This week the United Kingdom government announced its intention to spur medical research in space through new laws and incentives aimed at building a homegrown commercial space industry.

A new law, set to be introduced later this year, will define the parameters of space exploration in the country. The government has also promised $12.5 million in subsidies to companies with the best plans to foster a space industry on British soil. It may be possible for a spaceport to be built and operational by 2020 thanks to these measures, allowing for the very first satellite and rocket launches from the U.K.

A draft of the proposed legislation is expected to be released within a few weeks. Companies interested in getting in on the action have until April 15 to submit plans to the government, which must include the construction of at least one spaceport in the U.K. for satellite launches or sub-orbital flight. That could include proposals for space tourism operations, including microgravity flights and spaceplanes.

That may be music to Richard Branson’s ears, who is already hard at work testing spaceplanes for tourist flights. It remains to be seen whether he will express interest in bringing Virgin Galactic’s operations home to the U.K. — or who might be in competition for that airspace.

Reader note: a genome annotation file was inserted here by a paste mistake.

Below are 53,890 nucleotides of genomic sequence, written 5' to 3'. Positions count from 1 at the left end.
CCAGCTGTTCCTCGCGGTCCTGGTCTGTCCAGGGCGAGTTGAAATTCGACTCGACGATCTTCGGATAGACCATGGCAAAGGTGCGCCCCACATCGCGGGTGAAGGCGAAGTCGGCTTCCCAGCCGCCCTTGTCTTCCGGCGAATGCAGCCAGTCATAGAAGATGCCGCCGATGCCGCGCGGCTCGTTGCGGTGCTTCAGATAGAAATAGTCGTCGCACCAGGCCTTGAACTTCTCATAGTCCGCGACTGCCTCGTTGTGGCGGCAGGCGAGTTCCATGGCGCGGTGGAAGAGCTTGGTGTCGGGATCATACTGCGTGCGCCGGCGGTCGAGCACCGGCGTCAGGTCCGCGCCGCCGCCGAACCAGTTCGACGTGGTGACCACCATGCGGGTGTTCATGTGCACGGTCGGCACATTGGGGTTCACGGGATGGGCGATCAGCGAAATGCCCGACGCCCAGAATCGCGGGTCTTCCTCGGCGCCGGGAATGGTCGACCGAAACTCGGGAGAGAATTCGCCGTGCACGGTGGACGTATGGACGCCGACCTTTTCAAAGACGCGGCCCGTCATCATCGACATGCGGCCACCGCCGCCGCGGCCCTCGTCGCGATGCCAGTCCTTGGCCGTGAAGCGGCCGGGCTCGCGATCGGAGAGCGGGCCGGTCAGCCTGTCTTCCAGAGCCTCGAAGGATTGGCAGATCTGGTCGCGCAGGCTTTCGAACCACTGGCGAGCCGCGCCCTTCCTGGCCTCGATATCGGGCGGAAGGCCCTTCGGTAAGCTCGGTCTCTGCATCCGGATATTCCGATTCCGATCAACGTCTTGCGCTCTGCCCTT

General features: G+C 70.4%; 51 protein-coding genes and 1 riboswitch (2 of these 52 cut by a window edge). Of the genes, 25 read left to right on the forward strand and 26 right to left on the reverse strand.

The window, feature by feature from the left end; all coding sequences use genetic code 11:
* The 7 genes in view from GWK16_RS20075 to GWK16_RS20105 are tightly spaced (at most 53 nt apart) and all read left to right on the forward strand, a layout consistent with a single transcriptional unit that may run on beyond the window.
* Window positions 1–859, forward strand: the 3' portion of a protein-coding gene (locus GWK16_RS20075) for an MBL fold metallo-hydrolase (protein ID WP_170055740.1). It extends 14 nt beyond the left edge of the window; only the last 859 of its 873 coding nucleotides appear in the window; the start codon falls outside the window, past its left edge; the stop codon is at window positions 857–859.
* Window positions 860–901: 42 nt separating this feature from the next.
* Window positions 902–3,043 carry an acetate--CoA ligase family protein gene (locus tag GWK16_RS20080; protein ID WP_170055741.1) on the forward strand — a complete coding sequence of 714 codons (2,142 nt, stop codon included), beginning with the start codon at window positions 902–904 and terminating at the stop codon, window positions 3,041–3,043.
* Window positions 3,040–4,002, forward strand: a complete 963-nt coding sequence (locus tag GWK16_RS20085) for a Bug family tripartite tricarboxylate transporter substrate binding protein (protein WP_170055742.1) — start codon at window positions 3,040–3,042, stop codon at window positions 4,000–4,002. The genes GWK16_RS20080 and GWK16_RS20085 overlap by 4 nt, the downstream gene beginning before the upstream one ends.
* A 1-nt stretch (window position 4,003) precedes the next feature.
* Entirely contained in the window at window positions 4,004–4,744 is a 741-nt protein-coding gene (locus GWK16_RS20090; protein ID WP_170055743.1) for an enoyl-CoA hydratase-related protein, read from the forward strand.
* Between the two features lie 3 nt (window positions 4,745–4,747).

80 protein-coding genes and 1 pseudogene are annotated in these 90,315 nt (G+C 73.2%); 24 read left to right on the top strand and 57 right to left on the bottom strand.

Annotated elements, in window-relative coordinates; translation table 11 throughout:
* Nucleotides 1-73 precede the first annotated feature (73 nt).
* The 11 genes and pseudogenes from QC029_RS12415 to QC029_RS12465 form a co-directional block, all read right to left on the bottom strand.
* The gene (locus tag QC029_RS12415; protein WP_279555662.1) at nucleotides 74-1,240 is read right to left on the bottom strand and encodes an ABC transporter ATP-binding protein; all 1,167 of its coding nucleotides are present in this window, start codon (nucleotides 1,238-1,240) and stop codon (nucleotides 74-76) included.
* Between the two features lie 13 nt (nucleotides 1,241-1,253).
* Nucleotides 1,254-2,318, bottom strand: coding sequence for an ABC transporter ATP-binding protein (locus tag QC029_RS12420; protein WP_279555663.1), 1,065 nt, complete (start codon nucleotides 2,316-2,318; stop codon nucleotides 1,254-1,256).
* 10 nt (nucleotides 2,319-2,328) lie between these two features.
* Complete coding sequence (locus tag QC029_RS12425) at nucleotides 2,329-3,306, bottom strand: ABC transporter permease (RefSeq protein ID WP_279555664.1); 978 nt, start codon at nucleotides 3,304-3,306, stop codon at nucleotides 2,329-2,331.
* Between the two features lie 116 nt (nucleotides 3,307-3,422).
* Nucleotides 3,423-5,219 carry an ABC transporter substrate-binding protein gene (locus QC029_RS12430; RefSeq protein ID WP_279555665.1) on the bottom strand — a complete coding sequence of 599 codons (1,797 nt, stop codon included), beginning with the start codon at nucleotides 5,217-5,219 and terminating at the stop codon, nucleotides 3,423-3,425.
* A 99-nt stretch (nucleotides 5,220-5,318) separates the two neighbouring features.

The U.K. government, for one, hopes that a British space industry will support not only plane rides for the fabulously wealthy, but also new innovation in the medical field. Space exploration could revolutionize medicine as it already has weather prediction, said aviation minister Tariq Ahmad in a release. “Forty years ago, meteorologists couldn’t have imagined the importance of satellites for predicting the weather. Today over 90 percent of data used in every forecast comes from a satellite, with hundreds of other applications used in GPS, telecommunications, and broadband.”

How exactly space will trace the future of medicine is yet to be seen, but the government imagines U.K. scientists blasted into space to perform zero-gravity testing on novel vaccines, antibiotics, and medicines.

Photos via URS/Foster + Partners / Flickr